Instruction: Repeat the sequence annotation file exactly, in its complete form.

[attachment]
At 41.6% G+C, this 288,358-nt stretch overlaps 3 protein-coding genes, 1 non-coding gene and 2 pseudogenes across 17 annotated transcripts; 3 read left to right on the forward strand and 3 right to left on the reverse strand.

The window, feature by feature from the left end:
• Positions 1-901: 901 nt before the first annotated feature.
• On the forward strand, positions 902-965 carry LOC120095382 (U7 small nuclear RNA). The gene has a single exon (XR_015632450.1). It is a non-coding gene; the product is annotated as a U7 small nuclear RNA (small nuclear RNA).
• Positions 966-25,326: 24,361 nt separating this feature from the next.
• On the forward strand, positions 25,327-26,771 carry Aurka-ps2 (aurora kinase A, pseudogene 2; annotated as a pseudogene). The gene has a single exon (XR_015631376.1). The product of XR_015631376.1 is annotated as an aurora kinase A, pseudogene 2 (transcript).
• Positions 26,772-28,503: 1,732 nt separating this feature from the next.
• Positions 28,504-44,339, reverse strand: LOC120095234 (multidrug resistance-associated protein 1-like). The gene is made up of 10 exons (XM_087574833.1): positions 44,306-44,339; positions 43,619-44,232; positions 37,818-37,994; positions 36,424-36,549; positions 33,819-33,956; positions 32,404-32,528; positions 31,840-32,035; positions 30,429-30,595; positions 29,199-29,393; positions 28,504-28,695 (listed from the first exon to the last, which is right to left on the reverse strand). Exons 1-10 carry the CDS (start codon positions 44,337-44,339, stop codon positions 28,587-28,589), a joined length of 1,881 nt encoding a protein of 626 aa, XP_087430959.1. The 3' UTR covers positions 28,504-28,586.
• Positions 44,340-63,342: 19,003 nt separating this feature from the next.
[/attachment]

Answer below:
At 41.6% G+C, this 288,358-nt stretch overlaps 3 protein-coding genes, 1 non-coding gene and 2 pseudogenes across 17 annotated transcripts; 3 read left to right on the forward strand and 3 right to left on the reverse strand.

The window, feature by feature from the left end:
• Positions 1-901: 901 nt before the first annotated feature.
• On the forward strand, positions 902-965 carry LOC120095382 (U7 small nuclear RNA). The gene has a single exon (XR_015632450.1). It is a non-coding gene; the product is annotated as a U7 small nuclear RNA (small nuclear RNA).
• Positions 966-25,326: 24,361 nt separating this feature from the next.
• On the forward strand, positions 25,327-26,771 carry Aurka-ps2 (aurora kinase A, pseudogene 2; annotated as a pseudogene). The gene has a single exon (XR_015631376.1). The product of XR_015631376.1 is annotated as an aurora kinase A, pseudogene 2 (transcript).
• Positions 26,772-28,503: 1,732 nt separating this feature from the next.
• Positions 28,504-44,339, reverse strand: LOC120095234 (multidrug resistance-associated protein 1-like). The gene is made up of 10 exons (XM_087574833.1): positions 44,306-44,339; positions 43,619-44,232; positions 37,818-37,994; positions 36,424-36,549; positions 33,819-33,956; positions 32,404-32,528; positions 31,840-32,035; positions 30,429-30,595; positions 29,199-29,393; positions 28,504-28,695 (listed from the first exon to the last, which is right to left on the reverse strand). Exons 1-10 carry the CDS (start codon positions 44,337-44,339, stop codon positions 28,587-28,589), a joined length of 1,881 nt encoding a protein of 626 aa, XP_087430959.1. The 3' UTR covers positions 28,504-28,586.
• Positions 44,340-63,342: 19,003 nt separating this feature from the next.